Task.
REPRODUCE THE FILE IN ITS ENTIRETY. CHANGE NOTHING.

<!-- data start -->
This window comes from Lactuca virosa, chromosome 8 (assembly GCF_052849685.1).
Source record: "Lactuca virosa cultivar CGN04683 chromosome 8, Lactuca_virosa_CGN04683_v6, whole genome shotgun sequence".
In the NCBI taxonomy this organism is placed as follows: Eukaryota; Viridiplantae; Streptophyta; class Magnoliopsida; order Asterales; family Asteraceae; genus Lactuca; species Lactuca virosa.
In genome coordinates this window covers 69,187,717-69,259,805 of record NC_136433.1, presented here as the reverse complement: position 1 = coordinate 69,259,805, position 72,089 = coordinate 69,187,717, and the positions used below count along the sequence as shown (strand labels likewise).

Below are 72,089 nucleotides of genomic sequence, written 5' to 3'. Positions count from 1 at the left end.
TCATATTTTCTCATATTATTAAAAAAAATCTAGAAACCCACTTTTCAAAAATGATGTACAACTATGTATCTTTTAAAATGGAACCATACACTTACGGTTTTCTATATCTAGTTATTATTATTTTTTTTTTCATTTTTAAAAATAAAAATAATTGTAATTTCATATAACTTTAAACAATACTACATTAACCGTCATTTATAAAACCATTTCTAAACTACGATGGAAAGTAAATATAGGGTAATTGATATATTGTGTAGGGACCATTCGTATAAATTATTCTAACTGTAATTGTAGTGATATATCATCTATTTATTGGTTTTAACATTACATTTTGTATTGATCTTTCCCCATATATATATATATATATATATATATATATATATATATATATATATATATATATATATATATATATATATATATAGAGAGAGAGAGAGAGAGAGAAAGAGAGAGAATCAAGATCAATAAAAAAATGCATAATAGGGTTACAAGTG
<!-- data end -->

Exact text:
This window comes from Lactuca virosa, chromosome 8 (assembly GCF_052849685.1).
Source record: "Lactuca virosa cultivar CGN04683 chromosome 8, Lactuca_virosa_CGN04683_v6, whole genome shotgun sequence".
In the NCBI taxonomy this organism is placed as follows: Eukaryota; Viridiplantae; Streptophyta; class Magnoliopsida; order Asterales; family Asteraceae; genus Lactuca; species Lactuca virosa.
In genome coordinates this window covers 69,187,717-69,259,805 of record NC_136433.1, presented here as the reverse complement: position 1 = coordinate 69,259,805, position 72,089 = coordinate 69,187,717, and the positions used below count along the sequence as shown (strand labels likewise).

Below are 72,089 nucleotides of genomic sequence, written 5' to 3'. Positions count from 1 at the left end.
TCATATTTTCTCATATTATTAAAAAAAATCTAGAAACCCACTTTTCAAAAATGATGTACAACTATGTATCTTTTAAAATGGAACCATACACTTACGGTTTTCTATATCTAGTTATTATTATTTTTTTTTTCATTTTTAAAAATAAAAATAATTGTAATTTCATATAACTTTAAACAATACTACATTAACCGTCATTTATAAAACCATTTCTAAACTACGATGGAAAGTAAATATAGGGTAATTGATATATTGTGTAGGGACCATTCGTATAAATTATTCTAACTGTAATTGTAGTGATATATCATCTATTTATTGGTTTTAACATTACATTTTGTATTGATCTTTCCCCATATATATATATATATATATATATATATATATATATATATATATATATATATATATATATATATATATATATATAGAGAGAGAGAGAGAGAGAGAAAGAGAGAGAATCAAGATCAATAAAAAAATGCATAATAGGGTTACAAGTG